The interrupt does extra interrupting?

Hi all i have some code for decoding some infrared pulses using an pin change interrupt now i have moved alot further forward with this but only recently noticed a bug in my code where the received data was being obscured slightly which i believe to be due to the way i’m recording the ISR data.

The data sent is as so (2400, 600, 600, 600, 1200, 600, 600, 600, 1200, 600, 600, 600, 1200), after each pulse there is a gap so if you count in odds that is the on pulses, evens are off. Below i am going to give you my serial printout from my code and an early version of my code excuse the mess, this was before i added alot of stuff but thought it better to send some it without unnesersary information.

Reciever Started...
Pulse length: 3013960 - Register: 10010111
Pulse length: 2376 - Register: 10011111
Pulse length: 692 - Register: 10010111
Pulse length: 508 - Register: 10011111
Pulse length: 696 - Register: 10010111
Pulse length: 1108 - Register: 10011111
Pulse length: 692 - Register: 10010111
Pulse length: 548 - Register: 10011111
Pulse length: 624 - Register: 10010111
Pulse length: 1172 - Register: 10011111
Pulse length: 572 - Register: 10010111
Pulse length: 632 - Register: 10011111
Pulse length: 568 - Register: 10010111
Pulse length: 1204 - Register: 10011111
Pulse length: 1849960 - Register: 11111
Pulse length: 28604048 - Register: 10111
Pulse length: 2380 - Register: 11111
Pulse length: 648 - Register: 10111
Pulse length: 552 - Register: 11111
Pulse length: 636 - Register: 10111
Pulse length: 1168 - Register: 11111
Pulse length: 632 - Register: 10111
Pulse length: 568 - Register: 11111
Pulse length: 652 - Register: 10111
Pulse length: 1152 - Register: 11111
Pulse length: 632 - Register: 10111
Pulse length: 568 - Register: 11111
Pulse length: 652 - Register: 10111

you can see to start with i am getting an odd pulse at the beginning and that pulse is a gap pulse where no signal is being recieved this also happens on the next packet i send further down except you have two garbage pulses one where a signal is being recieved the other where there is not. My main issue is this obscures my data as if you look down the first packet and count 600’s as 0, 1200’s as 1 you will see the pattern is 010101 now look down the second packet and you see 01010 im now missing a bit, i think i could filter this out by excluding pulses longer than x=microseconds but im not sure if that would be a work around rather than modifying the code to stop getting that in the first place, please see if you can get your head around it i have been staring at this screen for the last couple of hours trying.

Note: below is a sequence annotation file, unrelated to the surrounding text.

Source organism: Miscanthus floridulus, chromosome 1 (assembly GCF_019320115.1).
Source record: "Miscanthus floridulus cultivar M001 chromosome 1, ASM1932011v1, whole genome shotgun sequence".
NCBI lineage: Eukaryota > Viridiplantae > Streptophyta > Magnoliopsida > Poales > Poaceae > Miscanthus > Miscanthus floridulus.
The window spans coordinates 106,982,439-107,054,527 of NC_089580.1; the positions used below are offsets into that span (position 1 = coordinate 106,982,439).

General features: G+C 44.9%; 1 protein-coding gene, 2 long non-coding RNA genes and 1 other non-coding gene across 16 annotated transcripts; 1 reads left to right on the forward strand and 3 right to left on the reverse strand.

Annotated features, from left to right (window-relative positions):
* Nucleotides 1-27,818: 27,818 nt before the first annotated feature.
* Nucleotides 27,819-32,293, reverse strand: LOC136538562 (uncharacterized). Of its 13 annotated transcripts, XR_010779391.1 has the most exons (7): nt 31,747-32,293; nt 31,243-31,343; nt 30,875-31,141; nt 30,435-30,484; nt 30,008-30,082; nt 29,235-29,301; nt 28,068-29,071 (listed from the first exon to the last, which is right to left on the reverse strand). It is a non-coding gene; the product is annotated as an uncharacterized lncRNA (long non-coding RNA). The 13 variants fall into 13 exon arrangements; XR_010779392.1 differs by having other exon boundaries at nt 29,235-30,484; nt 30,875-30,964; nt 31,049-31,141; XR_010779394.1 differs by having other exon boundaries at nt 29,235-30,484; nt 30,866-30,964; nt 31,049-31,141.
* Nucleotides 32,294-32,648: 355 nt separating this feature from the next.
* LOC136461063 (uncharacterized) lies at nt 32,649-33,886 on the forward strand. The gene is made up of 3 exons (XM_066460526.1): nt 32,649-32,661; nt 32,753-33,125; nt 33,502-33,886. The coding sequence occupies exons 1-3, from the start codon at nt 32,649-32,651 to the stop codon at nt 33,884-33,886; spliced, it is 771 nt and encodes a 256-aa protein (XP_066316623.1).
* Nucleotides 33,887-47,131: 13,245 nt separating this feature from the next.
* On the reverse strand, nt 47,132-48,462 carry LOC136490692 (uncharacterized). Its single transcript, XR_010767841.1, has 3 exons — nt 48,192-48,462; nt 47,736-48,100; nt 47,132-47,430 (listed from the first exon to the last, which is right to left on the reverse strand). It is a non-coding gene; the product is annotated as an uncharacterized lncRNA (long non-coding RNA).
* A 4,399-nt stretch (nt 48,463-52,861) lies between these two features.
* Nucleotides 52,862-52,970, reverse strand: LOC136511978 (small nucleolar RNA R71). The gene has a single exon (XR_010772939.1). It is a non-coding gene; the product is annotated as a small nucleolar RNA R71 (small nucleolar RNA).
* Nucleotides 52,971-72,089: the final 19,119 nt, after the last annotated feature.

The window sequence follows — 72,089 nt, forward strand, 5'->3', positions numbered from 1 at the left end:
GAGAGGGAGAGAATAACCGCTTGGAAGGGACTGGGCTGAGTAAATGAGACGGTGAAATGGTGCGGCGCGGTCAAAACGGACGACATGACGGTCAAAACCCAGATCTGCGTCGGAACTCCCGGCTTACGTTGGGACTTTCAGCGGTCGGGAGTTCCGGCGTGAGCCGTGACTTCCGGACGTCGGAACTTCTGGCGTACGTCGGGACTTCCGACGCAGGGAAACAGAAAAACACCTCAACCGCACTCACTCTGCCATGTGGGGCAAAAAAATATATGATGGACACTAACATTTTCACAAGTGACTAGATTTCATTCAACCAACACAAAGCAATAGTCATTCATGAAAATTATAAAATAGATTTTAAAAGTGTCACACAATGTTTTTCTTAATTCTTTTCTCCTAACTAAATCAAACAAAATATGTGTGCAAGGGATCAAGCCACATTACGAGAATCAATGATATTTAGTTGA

#define IR_PIN PIND
#define IRPin 2

#define cbi(sfr, bit) (_SFR_BYTE(sfr) &= ~_BV(bit)) //Clear bit in byte at sfr address.
#define sbi(sfr, bit) (_SFR_BYTE(sfr) |= _BV(bit)) //Set bit in byte at sfr address.

volatile long unsigned PrevMicros; //store time of last pulse.
volatile long unsigned eventTime; //Current time.
volatile long unsigned timeSinceLastEvent; //Length of pulse.
int Pulse = 0;
unsigned long bits[15]; //Store lengths here.
byte bin[15]; //store register.
volatile byte portDstatus; //Save port settings.
volatile byte eventFlag; //Set a flag.

void setup() {
  Serial.begin(57600);
  pinMode(3, INPUT);
  digitalWrite(3, HIGH);
  pinMode(4, INPUT);
  digitalWrite(4, HIGH);
  Serial.println("Reciever Started..."); //Let us know its ready.

  sbi (PCICR, PCIE2); //enable interrupt PCI2
  sbi (PCMSK2, PCINT23); //Set interrupt control bits for pins 7.
  sbi (PCMSK2, PCINT22); //Pin 6
  sbi (PCMSK2, PCINT21); //Pin 5.
  sbi (PCMSK2, PCINT20); //Pin 4.
  sbi (PCMSK2, PCINT19); //Pin 3.
}

void loop() {
    Get_IR(); //Process any IR.
  
  if(Pulse >= 14 && eventFlag == 0){
    for(int i; i < 14; i++){
      Serial.print("Pulse length: ");
      Serial.print(bits[i]);
      Serial.print(" - Register: ");
      Serial.println(bin[i], BIN);
    }
    Pulse = 0;
  }
}

int Get_IR(){
  if(eventFlag == 1 && (eventTime - PrevMicros > 300) && (eventTime - PrevMicros < 3000)){
  timeSinceLastEvent = eventTime - PrevMicros; //Calculate time ISR has been running.
  PrevMicros = eventTime; //Remember the time now.
  
  bits[Pulse] = timeSinceLastEvent;
  bin[Pulse] = portDstatus;
  Pulse++;
  
  eventFlag = 0;
  }
}

ISR (PCINT2_vect){

  portDstatus = PIND;
  eventTime = micros(); //Note time of ISR.
  eventFlag = 1;
}

Your pins can have picked up a pinchange already. I would adjust the sequence to get rid of the first false reading and clear the interrupt flag before enabling the interrupt.

  sbi (PCMSK2, PCINT23); //Set interrupt control bits for pins 7.
  sbi (PCMSK2, PCINT22); //Pin 6
  sbi (PCMSK2, PCINT21); //Pin 5.
  sbi (PCMSK2, PCINT20); //Pin 4.
  sbi (PCMSK2, PCINT19); //Pin 3.

  cbi (PCIFR, PCIF2);
  sbi (PCICR, PCIE2); //enable interrupt PCI2

sterretje I tried your approach of clearing the flag before setting the interrupt and adding in cbi (PCIFR, PCIF2)… the false reading still exists in fact i have taken your approach in some way before reading this my solution involved adding an extra if statement so that if the flag was set and the pulse was above 3000 microseconds it would ignore it and reset the timer and flag this has worked.

A success none the less but thank you for helping me understand where those numbers are coming from it was baffling me i wanted to take an approach that consider why i was getting them as appose to just going and filtering them out.